Manchanda V, Sanchaita S, Singh N. Multidrug resistant acinetobacter. J Glob Infect Dis 2010;2(3):291–304.
Villers D, Espaze E, Coste-Burel M, Giauffret F, Ninin E, Nicolas F, et al. Nosocomial Acinetobacter baumannii infections: microbiological and clinical epidemiology. Ann Intern Med 1998;129(3):182–9.
Lahiri KK, Mani NS, Purai SS. Acinetobacter spp as nosocomial pathogen: Clinical significance and antimicrobial sensitivity. Med J Armed Forces India 2004;60(1):7–10.
Shoja S, Moosavian M, Peymani A, Tabatabaiefar MA, Rostami S, Ebrahimi N. Genotyping of carbapenem resistant Acinetobacter baumannii isolated from tracheal tube discharge of hospitalized patients in intensive care units, Ahvaz, Iran. Iran J Microbiol 2013;5(4):315–22.
Bouchillon SK, Hoban DJ, Johnson BM, Stevens TM, Dowzicky MJ, Wu DH, et al. In vitro evaluation of tigecycline and comparative agents in 3049 clinical isolates: 2001 to 2002. Diagn Microbiol Infect Dis 2005;51(4):291–5.
Gales AC, Jones RN. Antimicrobial activity and spectrum of the new glycylcycline, GAR-936 tested against 1,203 recent clinical bacterial isolates. Diagn Microbiol Infect Dis 2000;36(1):19–36.
Ruiz J, Nunez ML, Perez J, Simarro E, Martinez-Campos L, Gomez J. Evolution of resistance among clinical isolates of Acinetobacter over a 6-year period. Eur J Clin Microbiol Infect Dis 1999;18(4):292–5.
Wu CJ, Lee HC, Lee NY, Shih HI, Ko NY, Wang LR, et al. Predominance of Gram-negative bacilli and increasing antimicrobial resistance in nosocomial bloodstream infections at a university hospital in southern Taiwan, 1996-2003. J Microbiol Immunol Infect 2006;39(2):135–43.
Ishii Y, Alba J, Kimura S, Shiroto K, Yamaguchi K. Evaluation of antimicrobial activity of beta-lactam antibiotics using Etest against clinical isolates from 60 medical centres in Japan. Int J Antimicrob Agents 2005;25(4):296–301.
Turner PJ, Greenhalgh JM, Group MS. The activity of meropenem and comparators against Acinetobacter strains isolated from European hospitals, 1997-2000. Clin Microbiol Infect 2003;9(6):563–7.
Turner PJ. Meropenem activity against European isolates: report on the MYSTIC (Meropenem Yearly Susceptibility Test Information Collection) 2006 results. Diagn Microbiol Infect Dis 2008;60(2):185–92.
McDonald LC. Trends in antimicrobial resistance in health care-associated pathogens and effect on treatment. Clin Infect Dis 2006;42(Suppl 2):S65–71.
Falagas ME, Mourtzoukou EG, Polemis M, Vatopoulos AC. Trends in antimicrobial resistance of Acinetobacter baumannii clinical isolates from hospitalised patients in Greece and treatment implications. Clin Microbiol Infect 2007;13(8):816–9.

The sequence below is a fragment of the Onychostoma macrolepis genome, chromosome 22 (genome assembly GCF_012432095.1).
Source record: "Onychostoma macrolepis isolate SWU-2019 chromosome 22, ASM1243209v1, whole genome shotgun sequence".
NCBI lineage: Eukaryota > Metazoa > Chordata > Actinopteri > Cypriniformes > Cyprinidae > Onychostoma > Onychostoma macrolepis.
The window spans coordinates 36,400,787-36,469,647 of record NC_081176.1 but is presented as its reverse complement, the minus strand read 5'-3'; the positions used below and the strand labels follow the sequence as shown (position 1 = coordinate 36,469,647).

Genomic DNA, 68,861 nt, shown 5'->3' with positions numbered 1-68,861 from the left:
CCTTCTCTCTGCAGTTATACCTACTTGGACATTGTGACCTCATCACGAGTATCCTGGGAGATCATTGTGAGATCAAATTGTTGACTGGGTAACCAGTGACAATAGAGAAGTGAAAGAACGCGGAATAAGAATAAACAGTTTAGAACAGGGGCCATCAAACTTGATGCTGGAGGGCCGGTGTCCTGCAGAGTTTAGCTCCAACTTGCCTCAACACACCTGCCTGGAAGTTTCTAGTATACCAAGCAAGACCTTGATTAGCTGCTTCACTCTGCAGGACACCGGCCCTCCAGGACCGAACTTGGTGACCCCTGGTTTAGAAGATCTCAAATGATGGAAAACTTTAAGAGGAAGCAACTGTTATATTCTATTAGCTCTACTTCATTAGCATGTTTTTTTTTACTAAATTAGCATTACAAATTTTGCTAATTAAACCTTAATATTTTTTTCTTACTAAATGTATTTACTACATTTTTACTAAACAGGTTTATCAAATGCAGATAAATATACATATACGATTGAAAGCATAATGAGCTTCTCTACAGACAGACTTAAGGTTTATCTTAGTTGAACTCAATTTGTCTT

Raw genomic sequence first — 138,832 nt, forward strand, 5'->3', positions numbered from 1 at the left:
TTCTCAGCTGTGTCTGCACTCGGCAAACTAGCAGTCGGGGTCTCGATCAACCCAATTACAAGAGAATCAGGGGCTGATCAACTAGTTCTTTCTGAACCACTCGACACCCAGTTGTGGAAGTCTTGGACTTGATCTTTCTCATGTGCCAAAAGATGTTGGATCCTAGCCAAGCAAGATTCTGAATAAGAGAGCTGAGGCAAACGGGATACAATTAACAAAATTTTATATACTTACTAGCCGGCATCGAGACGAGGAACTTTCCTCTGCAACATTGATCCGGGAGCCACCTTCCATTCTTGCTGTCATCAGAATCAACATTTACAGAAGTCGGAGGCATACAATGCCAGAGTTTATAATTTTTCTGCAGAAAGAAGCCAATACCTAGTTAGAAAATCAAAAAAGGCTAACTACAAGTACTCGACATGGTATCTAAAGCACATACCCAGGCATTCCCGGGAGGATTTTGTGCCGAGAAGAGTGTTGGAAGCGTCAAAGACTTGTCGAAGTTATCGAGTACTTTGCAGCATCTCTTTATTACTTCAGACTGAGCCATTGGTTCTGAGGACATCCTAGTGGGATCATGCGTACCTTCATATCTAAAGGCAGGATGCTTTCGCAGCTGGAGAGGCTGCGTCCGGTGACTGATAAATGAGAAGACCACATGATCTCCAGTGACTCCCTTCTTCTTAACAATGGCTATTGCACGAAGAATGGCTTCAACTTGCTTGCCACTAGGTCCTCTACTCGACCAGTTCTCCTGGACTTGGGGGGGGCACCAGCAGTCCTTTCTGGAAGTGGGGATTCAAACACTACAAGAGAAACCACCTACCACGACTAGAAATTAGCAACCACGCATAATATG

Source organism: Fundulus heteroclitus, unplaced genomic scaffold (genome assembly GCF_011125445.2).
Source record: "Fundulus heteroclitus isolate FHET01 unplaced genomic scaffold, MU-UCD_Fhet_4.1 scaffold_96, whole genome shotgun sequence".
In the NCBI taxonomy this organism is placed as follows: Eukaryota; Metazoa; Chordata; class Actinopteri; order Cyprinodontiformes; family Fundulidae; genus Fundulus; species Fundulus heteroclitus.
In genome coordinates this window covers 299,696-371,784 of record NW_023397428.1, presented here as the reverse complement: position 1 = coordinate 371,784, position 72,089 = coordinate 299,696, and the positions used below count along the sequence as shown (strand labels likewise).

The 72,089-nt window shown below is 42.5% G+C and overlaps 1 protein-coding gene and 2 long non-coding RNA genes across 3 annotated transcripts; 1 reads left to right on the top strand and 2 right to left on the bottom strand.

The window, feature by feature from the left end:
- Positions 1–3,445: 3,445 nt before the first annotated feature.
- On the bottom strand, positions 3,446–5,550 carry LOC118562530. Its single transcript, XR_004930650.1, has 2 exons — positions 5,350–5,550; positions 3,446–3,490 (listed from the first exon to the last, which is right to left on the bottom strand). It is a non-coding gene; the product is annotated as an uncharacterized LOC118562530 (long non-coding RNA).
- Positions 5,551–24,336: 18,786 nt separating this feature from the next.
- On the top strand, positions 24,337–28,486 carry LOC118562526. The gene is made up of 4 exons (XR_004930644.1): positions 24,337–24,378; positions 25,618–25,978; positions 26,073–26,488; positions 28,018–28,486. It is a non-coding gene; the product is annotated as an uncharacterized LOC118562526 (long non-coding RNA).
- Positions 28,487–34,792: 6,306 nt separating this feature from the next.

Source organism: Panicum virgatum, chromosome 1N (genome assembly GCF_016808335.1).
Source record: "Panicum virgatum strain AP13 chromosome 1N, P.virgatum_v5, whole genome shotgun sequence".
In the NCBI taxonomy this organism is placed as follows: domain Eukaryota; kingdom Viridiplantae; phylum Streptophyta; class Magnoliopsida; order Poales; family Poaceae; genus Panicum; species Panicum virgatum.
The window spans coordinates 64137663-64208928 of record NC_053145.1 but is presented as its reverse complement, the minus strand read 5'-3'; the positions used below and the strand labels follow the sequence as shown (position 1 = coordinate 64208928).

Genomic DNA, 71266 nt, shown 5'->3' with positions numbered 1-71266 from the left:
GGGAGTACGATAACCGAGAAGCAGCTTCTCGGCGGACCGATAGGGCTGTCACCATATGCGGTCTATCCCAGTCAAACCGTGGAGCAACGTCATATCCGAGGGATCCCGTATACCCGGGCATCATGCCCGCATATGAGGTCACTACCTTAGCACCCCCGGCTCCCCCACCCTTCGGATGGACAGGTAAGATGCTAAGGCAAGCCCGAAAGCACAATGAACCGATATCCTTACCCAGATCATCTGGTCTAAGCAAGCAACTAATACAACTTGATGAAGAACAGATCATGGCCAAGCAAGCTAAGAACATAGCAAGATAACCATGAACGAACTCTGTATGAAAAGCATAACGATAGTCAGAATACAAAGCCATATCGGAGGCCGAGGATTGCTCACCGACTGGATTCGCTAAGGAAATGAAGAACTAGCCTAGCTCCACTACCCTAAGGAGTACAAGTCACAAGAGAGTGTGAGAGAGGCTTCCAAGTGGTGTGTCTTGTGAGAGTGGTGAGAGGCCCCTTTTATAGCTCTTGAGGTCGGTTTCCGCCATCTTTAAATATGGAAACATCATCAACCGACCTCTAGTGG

Journal of Ayub Medical College, Abbottabad is an OPEN ACCESS JOURNAL which means that all content is FREELY available without charge to all users whether registered with the journal or not. The work published by J Ayub Med Coll Abbottabad is licensed and distributed under the creative commons License CC BY ND Attribution-NoDerivs. Material printed in this journal is OPEN to access, and are FREE for use in academic and research work with proper citation. J Ayub Med Coll Abbottabad accepts only original material for publication with the understanding that except for abstracts, no part of the data has been published or will be submitted for publication elsewhere before appearing in J Ayub Med Coll Abbottabad. The Editorial Board of J Ayub Med Coll Abbottabad makes every effort to ensure the accuracy and authenticity of material printed in J Ayub Med Coll Abbottabad. However, conclusions and statements expressed are views of the authors and do not reflect the opinion/policy of J Ayub Med Coll Abbottabad or the Editorial Board.
USERS are allowed to read, download, copy, distribute, print, search, or link to the full texts of the articles, or use them for any other lawful purpose, without asking prior permission from the publisher or the author. This is in accordance with the BOAI definition of open access.
AUTHORS retain the rights of free downloading/unlimited e-print of full text and sharing/disseminating the article without any restriction, by any means including twitter, scholarly collaboration networks such as ResearchGate, Academia.eu, and social media sites such as Twitter, LinkedIn, Google Scholar and any other professional or academic networking site.